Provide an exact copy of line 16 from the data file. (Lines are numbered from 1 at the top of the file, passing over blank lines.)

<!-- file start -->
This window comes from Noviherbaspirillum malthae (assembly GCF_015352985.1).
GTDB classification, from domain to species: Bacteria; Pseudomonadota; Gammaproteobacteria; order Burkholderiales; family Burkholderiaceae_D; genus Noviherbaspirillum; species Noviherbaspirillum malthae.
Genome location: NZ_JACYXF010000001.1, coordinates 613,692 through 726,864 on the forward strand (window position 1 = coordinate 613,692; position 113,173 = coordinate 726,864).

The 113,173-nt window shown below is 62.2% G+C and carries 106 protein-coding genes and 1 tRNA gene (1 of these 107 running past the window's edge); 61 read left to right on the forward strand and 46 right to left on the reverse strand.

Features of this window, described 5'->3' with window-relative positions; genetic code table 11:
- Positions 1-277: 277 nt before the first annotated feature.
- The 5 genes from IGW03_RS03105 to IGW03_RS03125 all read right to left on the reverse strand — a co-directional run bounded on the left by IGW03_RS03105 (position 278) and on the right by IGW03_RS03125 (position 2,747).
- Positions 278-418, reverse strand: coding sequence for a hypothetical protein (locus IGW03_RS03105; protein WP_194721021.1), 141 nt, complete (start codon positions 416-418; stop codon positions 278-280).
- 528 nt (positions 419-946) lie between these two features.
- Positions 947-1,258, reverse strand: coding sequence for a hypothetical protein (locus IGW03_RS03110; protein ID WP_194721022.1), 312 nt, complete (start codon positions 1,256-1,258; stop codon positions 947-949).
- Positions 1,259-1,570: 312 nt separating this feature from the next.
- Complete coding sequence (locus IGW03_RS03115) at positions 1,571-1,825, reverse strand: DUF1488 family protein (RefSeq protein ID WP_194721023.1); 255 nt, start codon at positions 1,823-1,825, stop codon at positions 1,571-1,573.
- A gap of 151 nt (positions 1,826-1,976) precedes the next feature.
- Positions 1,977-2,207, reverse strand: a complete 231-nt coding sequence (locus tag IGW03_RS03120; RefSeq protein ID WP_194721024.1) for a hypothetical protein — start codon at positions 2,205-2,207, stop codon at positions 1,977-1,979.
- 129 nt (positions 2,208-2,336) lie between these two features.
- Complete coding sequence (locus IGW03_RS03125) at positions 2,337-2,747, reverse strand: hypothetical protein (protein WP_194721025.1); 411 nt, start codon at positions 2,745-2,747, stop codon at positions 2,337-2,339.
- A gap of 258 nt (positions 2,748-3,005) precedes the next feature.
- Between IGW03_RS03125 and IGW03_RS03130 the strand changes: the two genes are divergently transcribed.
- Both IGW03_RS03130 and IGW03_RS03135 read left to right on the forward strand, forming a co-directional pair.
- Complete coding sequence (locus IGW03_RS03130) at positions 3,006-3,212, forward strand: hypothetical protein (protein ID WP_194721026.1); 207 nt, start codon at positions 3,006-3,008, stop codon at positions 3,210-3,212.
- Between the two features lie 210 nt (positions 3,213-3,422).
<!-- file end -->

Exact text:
- Complete coding sequence (locus IGW03_RS03125) at positions 2,337-2,747, reverse strand: hypothetical protein (protein WP_194721025.1); 411 nt, start codon at positions 2,745-2,747, stop codon at positions 2,337-2,339.